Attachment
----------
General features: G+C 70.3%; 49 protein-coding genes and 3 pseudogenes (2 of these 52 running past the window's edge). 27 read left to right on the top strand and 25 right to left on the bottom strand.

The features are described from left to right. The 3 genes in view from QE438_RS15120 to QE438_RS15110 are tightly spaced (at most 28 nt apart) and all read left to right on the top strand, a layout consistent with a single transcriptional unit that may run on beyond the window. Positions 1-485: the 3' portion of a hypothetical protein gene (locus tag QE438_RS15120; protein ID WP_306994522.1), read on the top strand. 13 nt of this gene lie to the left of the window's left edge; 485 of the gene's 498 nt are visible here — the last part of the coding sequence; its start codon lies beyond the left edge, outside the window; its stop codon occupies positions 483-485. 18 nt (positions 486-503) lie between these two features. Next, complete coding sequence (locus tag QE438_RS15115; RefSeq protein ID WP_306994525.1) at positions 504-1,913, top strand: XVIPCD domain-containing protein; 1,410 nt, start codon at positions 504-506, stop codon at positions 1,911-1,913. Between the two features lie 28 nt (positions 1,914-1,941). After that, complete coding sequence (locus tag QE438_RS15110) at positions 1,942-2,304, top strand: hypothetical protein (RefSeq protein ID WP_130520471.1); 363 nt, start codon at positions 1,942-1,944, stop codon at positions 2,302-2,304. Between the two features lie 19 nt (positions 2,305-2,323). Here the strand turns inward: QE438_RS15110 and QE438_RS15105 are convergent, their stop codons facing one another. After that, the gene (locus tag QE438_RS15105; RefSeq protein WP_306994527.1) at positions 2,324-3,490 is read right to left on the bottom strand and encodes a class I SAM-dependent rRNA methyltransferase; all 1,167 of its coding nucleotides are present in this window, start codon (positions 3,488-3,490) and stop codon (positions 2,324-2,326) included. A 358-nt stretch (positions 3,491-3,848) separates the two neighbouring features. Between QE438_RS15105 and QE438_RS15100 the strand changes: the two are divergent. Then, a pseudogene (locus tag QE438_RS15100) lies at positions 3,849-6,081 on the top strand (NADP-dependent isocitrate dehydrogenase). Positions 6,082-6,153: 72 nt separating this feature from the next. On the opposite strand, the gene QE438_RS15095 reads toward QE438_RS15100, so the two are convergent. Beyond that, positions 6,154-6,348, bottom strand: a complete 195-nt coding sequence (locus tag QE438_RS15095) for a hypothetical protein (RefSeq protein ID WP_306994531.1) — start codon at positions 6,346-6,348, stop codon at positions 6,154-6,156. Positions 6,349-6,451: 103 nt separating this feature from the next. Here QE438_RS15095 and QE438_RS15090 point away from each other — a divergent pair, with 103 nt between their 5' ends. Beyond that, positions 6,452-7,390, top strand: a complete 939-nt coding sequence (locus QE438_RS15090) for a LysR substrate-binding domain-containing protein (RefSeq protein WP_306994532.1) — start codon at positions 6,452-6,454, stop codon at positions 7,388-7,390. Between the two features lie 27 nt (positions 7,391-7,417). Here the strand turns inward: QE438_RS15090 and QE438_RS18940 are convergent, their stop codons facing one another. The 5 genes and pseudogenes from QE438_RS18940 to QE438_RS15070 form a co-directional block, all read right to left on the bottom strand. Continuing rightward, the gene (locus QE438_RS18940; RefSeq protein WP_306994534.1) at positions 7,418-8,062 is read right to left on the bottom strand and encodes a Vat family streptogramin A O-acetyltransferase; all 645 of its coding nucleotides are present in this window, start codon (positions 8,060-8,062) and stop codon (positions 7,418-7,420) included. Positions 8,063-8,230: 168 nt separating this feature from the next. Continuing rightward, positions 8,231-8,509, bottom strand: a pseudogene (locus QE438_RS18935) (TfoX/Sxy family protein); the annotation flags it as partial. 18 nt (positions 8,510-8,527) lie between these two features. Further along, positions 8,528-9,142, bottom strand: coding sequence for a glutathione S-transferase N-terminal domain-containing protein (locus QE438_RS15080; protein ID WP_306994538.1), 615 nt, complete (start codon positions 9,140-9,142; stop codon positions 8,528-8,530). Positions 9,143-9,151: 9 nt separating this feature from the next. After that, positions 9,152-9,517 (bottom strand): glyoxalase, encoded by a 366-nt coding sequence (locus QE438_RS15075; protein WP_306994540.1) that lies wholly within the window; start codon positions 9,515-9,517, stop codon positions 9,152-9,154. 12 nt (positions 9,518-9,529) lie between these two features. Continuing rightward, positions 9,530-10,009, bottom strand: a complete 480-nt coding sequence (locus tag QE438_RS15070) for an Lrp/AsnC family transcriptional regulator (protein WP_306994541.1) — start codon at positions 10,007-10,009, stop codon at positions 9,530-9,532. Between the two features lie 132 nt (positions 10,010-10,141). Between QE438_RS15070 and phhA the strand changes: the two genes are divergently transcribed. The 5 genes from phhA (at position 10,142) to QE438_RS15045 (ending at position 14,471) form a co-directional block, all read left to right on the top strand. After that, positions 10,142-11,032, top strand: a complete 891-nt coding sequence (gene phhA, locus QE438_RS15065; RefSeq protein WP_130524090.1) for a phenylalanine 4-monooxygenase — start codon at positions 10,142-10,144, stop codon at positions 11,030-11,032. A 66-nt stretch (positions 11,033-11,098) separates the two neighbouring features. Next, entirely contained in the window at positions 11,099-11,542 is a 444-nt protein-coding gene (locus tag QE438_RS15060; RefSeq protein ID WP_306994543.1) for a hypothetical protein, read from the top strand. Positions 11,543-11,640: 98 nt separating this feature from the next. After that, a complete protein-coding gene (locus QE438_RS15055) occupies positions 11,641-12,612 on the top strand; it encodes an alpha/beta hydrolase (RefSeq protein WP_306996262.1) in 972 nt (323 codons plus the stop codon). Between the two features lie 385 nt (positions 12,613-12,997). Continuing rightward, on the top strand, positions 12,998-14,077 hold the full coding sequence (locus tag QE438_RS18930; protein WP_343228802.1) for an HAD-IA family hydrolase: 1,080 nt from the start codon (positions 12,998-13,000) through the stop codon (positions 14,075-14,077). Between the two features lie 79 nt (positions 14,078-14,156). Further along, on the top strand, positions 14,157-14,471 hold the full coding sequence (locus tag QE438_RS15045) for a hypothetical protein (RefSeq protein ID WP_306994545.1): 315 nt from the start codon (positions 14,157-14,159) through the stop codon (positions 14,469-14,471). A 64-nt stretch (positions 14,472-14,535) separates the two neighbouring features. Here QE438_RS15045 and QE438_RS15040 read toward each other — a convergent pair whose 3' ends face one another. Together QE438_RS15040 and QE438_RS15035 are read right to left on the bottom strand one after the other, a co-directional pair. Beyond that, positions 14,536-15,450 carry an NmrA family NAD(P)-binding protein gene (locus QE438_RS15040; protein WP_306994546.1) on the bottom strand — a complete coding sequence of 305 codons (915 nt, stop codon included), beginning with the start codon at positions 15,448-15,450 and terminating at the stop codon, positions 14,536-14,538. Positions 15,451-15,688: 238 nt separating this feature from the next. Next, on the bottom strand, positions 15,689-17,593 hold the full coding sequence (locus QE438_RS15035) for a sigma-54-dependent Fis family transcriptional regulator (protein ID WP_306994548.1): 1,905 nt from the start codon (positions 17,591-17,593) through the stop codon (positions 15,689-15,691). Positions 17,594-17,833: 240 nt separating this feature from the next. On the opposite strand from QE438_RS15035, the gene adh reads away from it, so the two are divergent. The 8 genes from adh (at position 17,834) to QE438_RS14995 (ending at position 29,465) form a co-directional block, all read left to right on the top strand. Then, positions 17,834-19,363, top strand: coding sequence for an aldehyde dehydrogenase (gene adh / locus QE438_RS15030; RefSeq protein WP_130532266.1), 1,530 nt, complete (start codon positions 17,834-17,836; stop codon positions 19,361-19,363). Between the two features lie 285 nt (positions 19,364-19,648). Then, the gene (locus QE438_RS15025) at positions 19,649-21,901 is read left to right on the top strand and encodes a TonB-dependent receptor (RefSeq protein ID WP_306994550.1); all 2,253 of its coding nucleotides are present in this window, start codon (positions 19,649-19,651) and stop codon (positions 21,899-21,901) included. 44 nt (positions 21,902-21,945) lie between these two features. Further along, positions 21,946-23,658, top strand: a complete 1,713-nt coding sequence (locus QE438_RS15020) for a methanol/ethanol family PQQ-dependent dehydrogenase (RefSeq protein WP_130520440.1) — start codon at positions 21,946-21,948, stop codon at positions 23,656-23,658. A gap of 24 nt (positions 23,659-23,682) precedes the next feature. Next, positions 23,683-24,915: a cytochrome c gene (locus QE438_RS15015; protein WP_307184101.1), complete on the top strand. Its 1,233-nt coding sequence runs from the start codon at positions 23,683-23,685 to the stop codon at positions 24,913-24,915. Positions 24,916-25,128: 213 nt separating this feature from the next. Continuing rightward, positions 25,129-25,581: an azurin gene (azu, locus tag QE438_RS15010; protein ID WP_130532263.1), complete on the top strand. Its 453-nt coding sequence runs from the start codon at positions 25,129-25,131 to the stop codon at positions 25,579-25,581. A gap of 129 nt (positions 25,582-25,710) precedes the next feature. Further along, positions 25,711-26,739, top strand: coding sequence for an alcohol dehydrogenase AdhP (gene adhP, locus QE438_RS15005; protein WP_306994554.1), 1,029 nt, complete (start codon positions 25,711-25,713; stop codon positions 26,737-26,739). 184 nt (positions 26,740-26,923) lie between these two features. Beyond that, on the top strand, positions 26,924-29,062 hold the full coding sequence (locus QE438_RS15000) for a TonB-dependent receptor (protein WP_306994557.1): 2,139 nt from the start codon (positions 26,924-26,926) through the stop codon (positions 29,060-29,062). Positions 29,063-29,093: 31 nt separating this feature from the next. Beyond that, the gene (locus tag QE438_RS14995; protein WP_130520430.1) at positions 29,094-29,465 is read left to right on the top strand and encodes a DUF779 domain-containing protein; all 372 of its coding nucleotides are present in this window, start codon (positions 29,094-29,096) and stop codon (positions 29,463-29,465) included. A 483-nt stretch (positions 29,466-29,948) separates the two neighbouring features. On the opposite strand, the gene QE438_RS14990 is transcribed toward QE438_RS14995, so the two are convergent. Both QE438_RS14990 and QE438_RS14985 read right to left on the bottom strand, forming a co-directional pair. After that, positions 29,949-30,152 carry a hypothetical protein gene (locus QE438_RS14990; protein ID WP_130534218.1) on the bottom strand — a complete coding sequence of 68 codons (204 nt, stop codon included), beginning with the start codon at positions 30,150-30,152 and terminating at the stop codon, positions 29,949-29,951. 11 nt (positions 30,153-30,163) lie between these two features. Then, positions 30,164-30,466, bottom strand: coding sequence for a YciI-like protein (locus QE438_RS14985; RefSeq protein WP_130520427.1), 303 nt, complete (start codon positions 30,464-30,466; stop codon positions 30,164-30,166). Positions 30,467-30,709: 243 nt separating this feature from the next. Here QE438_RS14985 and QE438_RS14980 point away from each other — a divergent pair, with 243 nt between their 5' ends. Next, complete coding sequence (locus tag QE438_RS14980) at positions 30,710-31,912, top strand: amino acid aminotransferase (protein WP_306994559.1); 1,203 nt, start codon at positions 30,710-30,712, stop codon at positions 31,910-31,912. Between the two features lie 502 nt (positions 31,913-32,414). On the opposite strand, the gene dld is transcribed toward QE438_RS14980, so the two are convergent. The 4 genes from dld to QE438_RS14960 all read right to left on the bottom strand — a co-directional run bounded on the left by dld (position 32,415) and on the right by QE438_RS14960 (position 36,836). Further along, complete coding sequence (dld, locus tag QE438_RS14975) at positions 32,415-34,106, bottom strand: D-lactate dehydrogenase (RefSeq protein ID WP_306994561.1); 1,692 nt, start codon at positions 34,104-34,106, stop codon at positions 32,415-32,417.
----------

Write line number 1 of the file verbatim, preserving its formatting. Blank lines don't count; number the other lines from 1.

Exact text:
General features: G+C 70.3%; 49 protein-coding genes and 3 pseudogenes (2 of these 52 running past the window's edge). 27 read left to right on the top strand and 25 right to left on the bottom strand.